When you’re explaining what Organs-On-Chips are to someone who is completely green to the subject, how do you summarize what the technology does? In the broadest sense, the Organs-on-Chips technology recreates living human biology inside tiny micro-engineered environments. Each Organ-Chip — such as the lung, brain or liver — contain thousands of tiny living human cells. Each chip is about the size of a AA battery, and effectively reproduces the natural habitat & physiology that cells experience within the human body. In other words we create a “home away from home for the cells.” The technology provides a human-relevant platform that is designed to recreate and predict what happens inside the living human body. Our system of Organ-Chips, Instrumentation and Software Apps provide researchers and product development teams across many industries an alternative to using cells-in-dishes or animal testing — the technology offers a better way understand how diseases, medicines, chemicals and foods affect human health.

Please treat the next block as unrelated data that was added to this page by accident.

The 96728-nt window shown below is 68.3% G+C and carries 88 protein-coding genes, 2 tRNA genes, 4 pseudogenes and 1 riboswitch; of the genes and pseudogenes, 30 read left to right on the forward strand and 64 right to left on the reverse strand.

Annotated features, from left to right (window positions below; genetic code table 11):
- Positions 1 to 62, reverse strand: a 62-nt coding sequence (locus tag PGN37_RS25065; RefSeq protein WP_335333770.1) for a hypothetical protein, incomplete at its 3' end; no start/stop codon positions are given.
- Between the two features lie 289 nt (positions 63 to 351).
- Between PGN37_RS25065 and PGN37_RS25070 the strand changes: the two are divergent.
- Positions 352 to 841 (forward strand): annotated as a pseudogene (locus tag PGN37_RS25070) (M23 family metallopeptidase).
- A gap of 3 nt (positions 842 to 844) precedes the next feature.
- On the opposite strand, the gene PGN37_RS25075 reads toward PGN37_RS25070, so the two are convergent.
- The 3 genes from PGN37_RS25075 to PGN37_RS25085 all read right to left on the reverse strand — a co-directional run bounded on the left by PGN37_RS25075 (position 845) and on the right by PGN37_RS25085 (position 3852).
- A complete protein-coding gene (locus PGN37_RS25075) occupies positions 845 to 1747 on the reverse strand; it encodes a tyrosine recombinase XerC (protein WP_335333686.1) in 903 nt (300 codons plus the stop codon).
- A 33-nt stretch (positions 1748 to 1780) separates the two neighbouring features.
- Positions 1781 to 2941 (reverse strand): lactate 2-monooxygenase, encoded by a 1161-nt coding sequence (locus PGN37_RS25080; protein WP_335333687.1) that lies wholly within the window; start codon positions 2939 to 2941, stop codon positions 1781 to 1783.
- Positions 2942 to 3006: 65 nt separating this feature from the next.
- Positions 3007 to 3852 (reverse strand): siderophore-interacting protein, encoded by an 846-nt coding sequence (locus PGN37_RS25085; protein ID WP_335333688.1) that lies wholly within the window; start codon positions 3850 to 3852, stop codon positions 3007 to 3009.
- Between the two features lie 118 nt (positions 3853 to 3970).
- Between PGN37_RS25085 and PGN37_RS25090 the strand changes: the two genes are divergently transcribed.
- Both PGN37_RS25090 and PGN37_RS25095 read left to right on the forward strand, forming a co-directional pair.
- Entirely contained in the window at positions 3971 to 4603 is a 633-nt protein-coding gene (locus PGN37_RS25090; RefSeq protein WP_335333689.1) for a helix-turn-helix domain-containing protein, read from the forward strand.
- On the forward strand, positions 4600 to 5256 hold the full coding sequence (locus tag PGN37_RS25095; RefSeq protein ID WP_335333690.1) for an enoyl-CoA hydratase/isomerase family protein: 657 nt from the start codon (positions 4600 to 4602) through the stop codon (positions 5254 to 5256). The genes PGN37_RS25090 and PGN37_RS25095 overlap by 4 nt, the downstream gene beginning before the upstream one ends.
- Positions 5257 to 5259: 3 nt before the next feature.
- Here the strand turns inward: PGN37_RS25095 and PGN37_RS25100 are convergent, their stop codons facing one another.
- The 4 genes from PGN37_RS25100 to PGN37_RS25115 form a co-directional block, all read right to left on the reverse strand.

This technology now falls under Emulate, the organization of which you are President and Chief Scientific Officer. What insights have you gleaned from transitioning to a startup setting from an academic one? How has your role changed? Taking the lead on translating the Organs-on-Chips technology at the Wyss Institute was a natural extension and brought together of my experiences and learnings from my career. The Wyss was established to specifically translate disruptive technologies into commercial applications through a new model of innovation, collaboration and technology translation. Our multidisciplinary team consisted of a blend of scientists, engineers, designers and entrepreneurs from academia and industry and we were in the unique position of being able to incubate the technology in an ecosystem where the resources required to translate the technology for broad impact were not an issue. So the transition from developing the technology at the Wyss Institute to Emulate has been quite seamless as we already had such a strong focus on building the company, translating the technology and commercialization. In fact, our core team of 20 people from the Wyss moved to create Emulate which allowed us to preserve our creative innovative culture, transferring critical know-how and expertise, and installing a purposeful mission of genuinely wanting to commercialize the technology in order to positively affect human health. This unique model and the drive of our team was crucial in propelling Emulate to where it is today.